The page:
This morning I saw the following tweet from Aaron Snow in my timeline:
😞— Aaron Snow (@aaronsnow) April 19, 2018
My guess is the sunk cost RI is really bowing to isn’t money, but time: they think “finishing” will be faster than starting over.
If anyone has even floated a better path forward, they’re probably terrified of it. “You mean we could fail twice?”
The devil you know. https://t.co/V4qLpMoBhb
Stories like these frustrate me greatly as someone who builds technology for government. The first reason is the size of these contracts are enormous relative to the cost of developing good software. At MAPC our projects tend to all be budgeted under a million dollars. We deliver them in the span of a year or so with a small team of developers. The magic part about software is unless you reach enormous scale, you can serve millions of users without spending lots of extra money. At Berkman Klein I worked on a project that served millions of users via Google Search on a daily basis and had three developers on it. The team that fixed Healthcare.gov fit inside a single mansion. You do not need a large team to build great technology.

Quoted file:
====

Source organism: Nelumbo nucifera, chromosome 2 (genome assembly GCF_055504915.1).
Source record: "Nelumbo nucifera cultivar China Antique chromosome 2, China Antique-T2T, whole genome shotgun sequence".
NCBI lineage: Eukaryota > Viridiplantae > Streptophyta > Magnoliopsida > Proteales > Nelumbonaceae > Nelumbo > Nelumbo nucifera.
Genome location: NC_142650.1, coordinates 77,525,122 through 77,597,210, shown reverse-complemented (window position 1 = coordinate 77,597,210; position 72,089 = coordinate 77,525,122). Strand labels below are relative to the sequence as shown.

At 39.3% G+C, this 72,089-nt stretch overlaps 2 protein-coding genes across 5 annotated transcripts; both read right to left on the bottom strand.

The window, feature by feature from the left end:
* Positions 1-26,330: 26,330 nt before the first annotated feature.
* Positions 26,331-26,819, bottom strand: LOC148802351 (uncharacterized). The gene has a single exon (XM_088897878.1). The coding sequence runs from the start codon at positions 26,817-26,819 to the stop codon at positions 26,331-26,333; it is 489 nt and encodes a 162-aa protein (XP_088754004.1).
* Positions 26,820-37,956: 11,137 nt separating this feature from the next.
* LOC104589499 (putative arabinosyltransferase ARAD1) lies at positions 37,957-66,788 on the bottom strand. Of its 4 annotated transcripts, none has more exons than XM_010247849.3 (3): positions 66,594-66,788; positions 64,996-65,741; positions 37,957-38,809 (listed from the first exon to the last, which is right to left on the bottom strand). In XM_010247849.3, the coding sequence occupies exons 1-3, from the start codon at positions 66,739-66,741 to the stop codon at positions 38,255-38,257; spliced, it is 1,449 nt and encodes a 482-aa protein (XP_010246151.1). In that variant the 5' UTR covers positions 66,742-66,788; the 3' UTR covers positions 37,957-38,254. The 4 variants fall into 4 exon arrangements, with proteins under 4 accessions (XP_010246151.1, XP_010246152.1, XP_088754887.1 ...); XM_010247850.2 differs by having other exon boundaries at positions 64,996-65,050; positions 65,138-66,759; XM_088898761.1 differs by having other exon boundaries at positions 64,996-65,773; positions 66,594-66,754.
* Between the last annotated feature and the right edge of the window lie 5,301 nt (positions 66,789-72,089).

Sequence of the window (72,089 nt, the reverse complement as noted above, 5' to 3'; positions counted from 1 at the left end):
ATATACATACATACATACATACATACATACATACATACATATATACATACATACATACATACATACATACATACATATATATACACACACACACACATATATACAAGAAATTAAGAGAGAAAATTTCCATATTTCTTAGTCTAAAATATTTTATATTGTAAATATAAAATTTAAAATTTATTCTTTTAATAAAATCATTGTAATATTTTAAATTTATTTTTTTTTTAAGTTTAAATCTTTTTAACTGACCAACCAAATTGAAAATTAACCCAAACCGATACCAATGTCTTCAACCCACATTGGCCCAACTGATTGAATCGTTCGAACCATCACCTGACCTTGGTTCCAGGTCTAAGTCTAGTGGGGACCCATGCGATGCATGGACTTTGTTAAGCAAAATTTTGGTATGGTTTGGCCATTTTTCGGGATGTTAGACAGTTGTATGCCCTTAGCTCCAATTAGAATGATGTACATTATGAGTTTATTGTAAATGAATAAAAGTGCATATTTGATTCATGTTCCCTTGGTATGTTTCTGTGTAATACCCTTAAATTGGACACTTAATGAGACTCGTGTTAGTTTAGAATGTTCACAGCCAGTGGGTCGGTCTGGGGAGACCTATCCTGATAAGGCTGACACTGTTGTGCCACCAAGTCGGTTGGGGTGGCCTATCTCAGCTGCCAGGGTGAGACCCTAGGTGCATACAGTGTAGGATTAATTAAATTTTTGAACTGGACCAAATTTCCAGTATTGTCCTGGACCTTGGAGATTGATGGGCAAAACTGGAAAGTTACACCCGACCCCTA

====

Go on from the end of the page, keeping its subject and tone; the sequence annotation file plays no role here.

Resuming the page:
The second reason is the human impact this has. This broken technology at millions of wasted taxpayer dollars has taken that money from available social services. It has made it more challenging for the most vulnerable among us to qualify and register for the social services they are entitled to. This impacts on the Rhode Island economy and the faith of people in their government. In an era where people trust government less and less, we need it to make better decisions about technology so people have more faith in it. We can and should do better.